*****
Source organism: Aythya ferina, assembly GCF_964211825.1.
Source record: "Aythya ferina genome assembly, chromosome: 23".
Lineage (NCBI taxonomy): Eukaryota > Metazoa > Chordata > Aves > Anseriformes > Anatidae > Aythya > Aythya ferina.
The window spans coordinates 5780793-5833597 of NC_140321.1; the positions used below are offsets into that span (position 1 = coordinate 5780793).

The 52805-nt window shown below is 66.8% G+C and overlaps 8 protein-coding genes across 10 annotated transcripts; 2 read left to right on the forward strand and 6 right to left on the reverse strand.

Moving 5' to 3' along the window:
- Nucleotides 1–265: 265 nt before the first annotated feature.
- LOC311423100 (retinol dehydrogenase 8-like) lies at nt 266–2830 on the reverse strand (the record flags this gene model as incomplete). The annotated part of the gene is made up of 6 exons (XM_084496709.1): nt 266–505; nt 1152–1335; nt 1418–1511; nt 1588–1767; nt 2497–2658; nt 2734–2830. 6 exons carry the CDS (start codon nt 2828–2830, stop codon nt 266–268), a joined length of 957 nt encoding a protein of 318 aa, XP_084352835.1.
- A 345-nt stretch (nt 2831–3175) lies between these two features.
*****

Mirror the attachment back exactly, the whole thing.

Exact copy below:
Source organism: Aythya ferina, assembly GCF_964211825.1.
Source record: "Aythya ferina genome assembly, chromosome: 23".
Lineage (NCBI taxonomy): Eukaryota > Metazoa > Chordata > Aves > Anseriformes > Anatidae > Aythya > Aythya ferina.
The window spans coordinates 5780793-5833597 of NC_140321.1; the positions used below are offsets into that span (position 1 = coordinate 5780793).

The 52805-nt window shown below is 66.8% G+C and overlaps 8 protein-coding genes across 10 annotated transcripts; 2 read left to right on the forward strand and 6 right to left on the reverse strand.

Moving 5' to 3' along the window:
- Nucleotides 1–265: 265 nt before the first annotated feature.
- LOC311423100 (retinol dehydrogenase 8-like) lies at nt 266–2830 on the reverse strand (the record flags this gene model as incomplete). The annotated part of the gene is made up of 6 exons (XM_084496709.1): nt 266–505; nt 1152–1335; nt 1418–1511; nt 1588–1767; nt 2497–2658; nt 2734–2830. 6 exons carry the CDS (start codon nt 2828–2830, stop codon nt 266–268), a joined length of 957 nt encoding a protein of 318 aa, XP_084352835.1.
- A 345-nt stretch (nt 2831–3175) lies between these two features.